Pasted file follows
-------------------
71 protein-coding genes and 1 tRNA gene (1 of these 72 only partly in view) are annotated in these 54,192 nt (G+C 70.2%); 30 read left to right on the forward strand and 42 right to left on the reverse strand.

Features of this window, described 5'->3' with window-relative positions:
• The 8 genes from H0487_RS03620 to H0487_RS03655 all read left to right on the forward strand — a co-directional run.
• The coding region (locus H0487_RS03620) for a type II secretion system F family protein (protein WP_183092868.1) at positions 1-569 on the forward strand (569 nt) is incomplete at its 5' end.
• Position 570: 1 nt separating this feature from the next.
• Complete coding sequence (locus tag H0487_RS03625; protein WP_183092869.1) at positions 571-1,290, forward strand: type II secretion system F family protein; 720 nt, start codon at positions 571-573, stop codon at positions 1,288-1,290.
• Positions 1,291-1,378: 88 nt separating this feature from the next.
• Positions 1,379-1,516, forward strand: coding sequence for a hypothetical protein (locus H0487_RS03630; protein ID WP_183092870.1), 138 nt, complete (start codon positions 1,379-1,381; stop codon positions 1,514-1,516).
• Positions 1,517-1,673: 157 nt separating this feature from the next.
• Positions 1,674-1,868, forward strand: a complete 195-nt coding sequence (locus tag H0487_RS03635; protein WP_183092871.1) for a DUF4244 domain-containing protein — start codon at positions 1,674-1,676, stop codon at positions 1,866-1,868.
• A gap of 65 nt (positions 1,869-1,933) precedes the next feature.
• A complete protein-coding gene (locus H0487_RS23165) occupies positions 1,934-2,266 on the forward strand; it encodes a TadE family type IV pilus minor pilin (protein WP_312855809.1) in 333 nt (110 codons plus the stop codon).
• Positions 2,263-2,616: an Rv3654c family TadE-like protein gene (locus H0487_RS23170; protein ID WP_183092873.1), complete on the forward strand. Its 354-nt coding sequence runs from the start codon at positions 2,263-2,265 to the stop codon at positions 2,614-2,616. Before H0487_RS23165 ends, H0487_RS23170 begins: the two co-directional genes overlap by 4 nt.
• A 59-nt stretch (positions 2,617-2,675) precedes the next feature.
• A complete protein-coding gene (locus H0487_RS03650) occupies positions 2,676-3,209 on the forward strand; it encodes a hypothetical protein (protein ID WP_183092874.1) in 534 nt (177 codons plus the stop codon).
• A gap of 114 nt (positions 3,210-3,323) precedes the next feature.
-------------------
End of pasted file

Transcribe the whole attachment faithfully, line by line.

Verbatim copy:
71 protein-coding genes and 1 tRNA gene (1 of these 72 only partly in view) are annotated in these 54,192 nt (G+C 70.2%); 30 read left to right on the forward strand and 42 right to left on the reverse strand.

Features of this window, described 5'->3' with window-relative positions:
• The 8 genes from H0487_RS03620 to H0487_RS03655 all read left to right on the forward strand — a co-directional run.
• The coding region (locus H0487_RS03620) for a type II secretion system F family protein (protein WP_183092868.1) at positions 1-569 on the forward strand (569 nt) is incomplete at its 5' end.
• Position 570: 1 nt separating this feature from the next.
• Complete coding sequence (locus tag H0487_RS03625; protein WP_183092869.1) at positions 571-1,290, forward strand: type II secretion system F family protein; 720 nt, start codon at positions 571-573, stop codon at positions 1,288-1,290.
• Positions 1,291-1,378: 88 nt separating this feature from the next.
• Positions 1,379-1,516, forward strand: coding sequence for a hypothetical protein (locus H0487_RS03630; protein ID WP_183092870.1), 138 nt, complete (start codon positions 1,379-1,381; stop codon positions 1,514-1,516).
• Positions 1,517-1,673: 157 nt separating this feature from the next.
• Positions 1,674-1,868, forward strand: a complete 195-nt coding sequence (locus tag H0487_RS03635; protein WP_183092871.1) for a DUF4244 domain-containing protein — start codon at positions 1,674-1,676, stop codon at positions 1,866-1,868.
• A gap of 65 nt (positions 1,869-1,933) precedes the next feature.
• A complete protein-coding gene (locus H0487_RS23165) occupies positions 1,934-2,266 on the forward strand; it encodes a TadE family type IV pilus minor pilin (protein WP_312855809.1) in 333 nt (110 codons plus the stop codon).
• Positions 2,263-2,616: an Rv3654c family TadE-like protein gene (locus H0487_RS23170; protein ID WP_183092873.1), complete on the forward strand. Its 354-nt coding sequence runs from the start codon at positions 2,263-2,265 to the stop codon at positions 2,614-2,616. Before H0487_RS23165 ends, H0487_RS23170 begins: the two co-directional genes overlap by 4 nt.
• A 59-nt stretch (positions 2,617-2,675) precedes the next feature.
• A complete protein-coding gene (locus H0487_RS03650) occupies positions 2,676-3,209 on the forward strand; it encodes a hypothetical protein (protein ID WP_183092874.1) in 534 nt (177 codons plus the stop codon).
• A gap of 114 nt (positions 3,210-3,323) precedes the next feature.